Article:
Outdoor LED signage on your school’s marquee can communicate upcoming events or other campus-wide news to parents and students as they arrive or leave campus. In lobbies, hallways and other gathering points on campus, wall- and ceiling-mounted, flat-panel displays can easily reach the entire school population. That’s because students are more likely to miss — or ignore — announcements, reminders and other key information when they’re delivered via traditional tools, such as an intercom.

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Digital displays’ messaging can be relayed prominently and repeatedly, reminding students, staff members and parents of forms that need to be completed and returned, promoting an upcoming school event or celebrating a team’s state championship.

Outside, high-brightness displays allow larger campuses with many buildings to communicate announcements to visitors or deliver wayfinding that guides them to the appropriate room. These screens are purpose-built to always be legible and vibrant, even on the sunniest, most glare-filled days. They also have the engineering to work reliably in extreme weather — even baking hot, freezing cold, drenching rain and tree-bending winds.

5. Automated alerts

Paired with management software, digital signage displays operating on a school’s network can be preconfigured to share alert messaging based on real-time data from internal or external systems. In partnership with education-focused IT services firm HAVRION, Samsung interconnects school building safety systems and sensors. If, for instance, a carbon monoxide detector goes off, it automatically sends a predesigned alert message to on-campus screens, letting everyone know the safety protocol.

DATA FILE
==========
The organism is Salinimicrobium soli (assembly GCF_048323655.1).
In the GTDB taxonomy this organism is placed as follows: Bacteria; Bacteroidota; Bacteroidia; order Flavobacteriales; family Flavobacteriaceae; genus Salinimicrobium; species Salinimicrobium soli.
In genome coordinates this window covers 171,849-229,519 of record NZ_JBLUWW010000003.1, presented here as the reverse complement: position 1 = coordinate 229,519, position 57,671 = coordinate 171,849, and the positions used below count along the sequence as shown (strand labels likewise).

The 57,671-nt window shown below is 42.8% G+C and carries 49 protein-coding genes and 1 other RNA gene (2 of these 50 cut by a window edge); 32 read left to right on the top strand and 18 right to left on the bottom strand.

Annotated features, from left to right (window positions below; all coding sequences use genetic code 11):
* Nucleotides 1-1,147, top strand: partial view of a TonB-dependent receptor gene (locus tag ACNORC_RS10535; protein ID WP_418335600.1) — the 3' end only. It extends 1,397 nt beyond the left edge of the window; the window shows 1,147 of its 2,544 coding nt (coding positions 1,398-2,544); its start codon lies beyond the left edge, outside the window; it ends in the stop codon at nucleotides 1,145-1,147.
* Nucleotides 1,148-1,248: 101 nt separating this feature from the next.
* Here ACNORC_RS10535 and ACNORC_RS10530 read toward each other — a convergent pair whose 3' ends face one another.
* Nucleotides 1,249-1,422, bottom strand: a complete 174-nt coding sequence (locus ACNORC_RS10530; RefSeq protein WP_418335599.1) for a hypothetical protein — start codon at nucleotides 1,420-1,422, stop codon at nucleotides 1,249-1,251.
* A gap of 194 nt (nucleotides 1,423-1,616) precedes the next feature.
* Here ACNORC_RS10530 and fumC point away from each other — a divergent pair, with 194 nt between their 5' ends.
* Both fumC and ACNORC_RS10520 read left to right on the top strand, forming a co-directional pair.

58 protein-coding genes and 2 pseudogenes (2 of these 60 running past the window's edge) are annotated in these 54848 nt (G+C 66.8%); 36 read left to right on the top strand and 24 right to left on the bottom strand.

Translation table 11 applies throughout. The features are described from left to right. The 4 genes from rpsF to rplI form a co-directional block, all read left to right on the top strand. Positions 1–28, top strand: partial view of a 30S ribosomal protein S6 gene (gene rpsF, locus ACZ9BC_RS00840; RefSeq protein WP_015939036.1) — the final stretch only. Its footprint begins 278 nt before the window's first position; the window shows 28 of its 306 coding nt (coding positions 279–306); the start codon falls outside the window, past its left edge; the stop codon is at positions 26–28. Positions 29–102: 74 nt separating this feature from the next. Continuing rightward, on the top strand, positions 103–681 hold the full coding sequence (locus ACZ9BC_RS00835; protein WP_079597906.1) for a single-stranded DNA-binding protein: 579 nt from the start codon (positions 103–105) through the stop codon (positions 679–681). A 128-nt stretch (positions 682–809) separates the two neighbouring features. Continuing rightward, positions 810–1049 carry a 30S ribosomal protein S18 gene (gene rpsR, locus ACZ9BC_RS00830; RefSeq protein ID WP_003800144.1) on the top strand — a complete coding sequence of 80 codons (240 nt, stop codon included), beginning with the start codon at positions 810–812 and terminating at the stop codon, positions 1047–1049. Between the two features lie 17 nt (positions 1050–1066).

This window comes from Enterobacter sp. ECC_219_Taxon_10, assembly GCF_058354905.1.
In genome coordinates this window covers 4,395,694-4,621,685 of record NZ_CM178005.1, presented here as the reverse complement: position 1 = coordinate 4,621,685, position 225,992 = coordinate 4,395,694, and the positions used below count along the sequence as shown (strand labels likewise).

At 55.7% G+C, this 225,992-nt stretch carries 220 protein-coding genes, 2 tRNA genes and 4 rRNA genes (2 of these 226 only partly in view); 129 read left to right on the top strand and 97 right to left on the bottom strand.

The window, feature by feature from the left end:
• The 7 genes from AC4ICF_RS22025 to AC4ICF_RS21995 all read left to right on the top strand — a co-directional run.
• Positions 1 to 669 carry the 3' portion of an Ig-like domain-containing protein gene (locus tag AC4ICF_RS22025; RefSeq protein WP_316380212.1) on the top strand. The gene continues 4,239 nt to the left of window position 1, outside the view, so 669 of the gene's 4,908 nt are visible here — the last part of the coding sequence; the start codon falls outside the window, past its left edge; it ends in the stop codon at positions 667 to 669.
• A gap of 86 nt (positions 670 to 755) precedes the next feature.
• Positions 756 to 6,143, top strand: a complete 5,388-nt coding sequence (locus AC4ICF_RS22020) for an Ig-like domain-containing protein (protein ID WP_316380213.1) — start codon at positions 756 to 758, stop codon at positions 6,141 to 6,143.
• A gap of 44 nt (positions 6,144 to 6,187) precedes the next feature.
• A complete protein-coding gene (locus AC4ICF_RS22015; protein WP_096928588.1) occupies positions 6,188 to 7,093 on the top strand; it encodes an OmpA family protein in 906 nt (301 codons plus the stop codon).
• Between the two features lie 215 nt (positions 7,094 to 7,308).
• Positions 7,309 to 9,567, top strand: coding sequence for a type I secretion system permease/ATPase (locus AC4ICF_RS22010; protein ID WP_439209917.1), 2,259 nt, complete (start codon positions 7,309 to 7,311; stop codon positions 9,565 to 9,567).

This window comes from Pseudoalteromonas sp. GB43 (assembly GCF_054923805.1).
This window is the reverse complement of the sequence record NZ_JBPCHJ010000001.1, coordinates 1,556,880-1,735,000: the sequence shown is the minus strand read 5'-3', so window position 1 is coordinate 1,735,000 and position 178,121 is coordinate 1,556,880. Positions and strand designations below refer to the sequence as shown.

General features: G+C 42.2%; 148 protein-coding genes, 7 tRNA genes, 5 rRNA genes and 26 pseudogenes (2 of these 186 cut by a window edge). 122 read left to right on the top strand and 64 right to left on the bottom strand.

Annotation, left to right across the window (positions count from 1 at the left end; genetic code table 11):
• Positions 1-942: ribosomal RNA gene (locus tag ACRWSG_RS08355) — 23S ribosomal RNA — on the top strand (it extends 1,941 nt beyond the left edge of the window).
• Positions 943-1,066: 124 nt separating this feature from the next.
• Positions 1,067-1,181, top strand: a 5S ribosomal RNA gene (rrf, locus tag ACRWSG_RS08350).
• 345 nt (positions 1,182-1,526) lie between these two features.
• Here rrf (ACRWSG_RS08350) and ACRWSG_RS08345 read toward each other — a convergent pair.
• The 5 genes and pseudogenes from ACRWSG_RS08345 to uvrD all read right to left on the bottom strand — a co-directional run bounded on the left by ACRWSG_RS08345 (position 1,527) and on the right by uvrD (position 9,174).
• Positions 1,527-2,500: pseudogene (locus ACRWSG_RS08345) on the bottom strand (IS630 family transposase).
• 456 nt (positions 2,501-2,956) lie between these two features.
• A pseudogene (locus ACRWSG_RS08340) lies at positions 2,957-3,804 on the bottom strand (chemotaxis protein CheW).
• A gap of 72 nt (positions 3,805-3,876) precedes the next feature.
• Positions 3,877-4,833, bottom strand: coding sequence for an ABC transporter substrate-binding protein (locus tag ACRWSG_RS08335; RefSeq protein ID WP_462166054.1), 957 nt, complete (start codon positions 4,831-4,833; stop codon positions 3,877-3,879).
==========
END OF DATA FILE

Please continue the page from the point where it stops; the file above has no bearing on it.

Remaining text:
6. Streaming videos

Many schools are replacing their existing TVs and cable boxes with smart signage monitors that support IPTV and video streaming. In hybrid and blended learning arrangements, classroom screens can include remote students’ video streams, allowing for full-fledged two-way interaction and engagement. In common areas, streaming-ready screens can share everything from remote lectures and overflow views of a sold-out school event to a live news feed.

7. Hybrid learning

Facilitating an engaging, interactive classroom is uniquely challenging, especially on college campuses where there are hybrid learners or students who are attending classes virtually. By using a webcam monitor with built-in speakers, such as the S40VA webcam monitor, educators can reach those students who are learning remotely. A 178-degree viewing angle paired with crisp, clear video and audio ensures teachers can see and hear all their students so everyone can focus on the lesson rather than troubleshooting technology issues.

8. Assistive technology

More than 7 million students are diagnosed with disabilities, including learning and attention disorders, and 5 million are learning English as a second language. Smart boards such as Samsung Interactive Display make it easier for educators to teach everyone in the classroom, regardless of abilities and needs. In fact, smart boards are fast becoming a frequently used assistive technology in the classroom.

Not sure which display best suits your education needs and your budget? Browse the full lineup of Samsung displays, and learn more about how they can transform a classroom.

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Dave Haynes

Dave Haynes is a well-known veteran in the digital signage industry. He consults to some of the world’s largest brands on their digital signage strategy and technical needs, but also spends time mentoring start-ups. A former daily newspaper journalist, Haynes has for the past decade written a highly-respected blog about digital signage, Sixteen:Nine. Follow Dave on twitter @sixteennine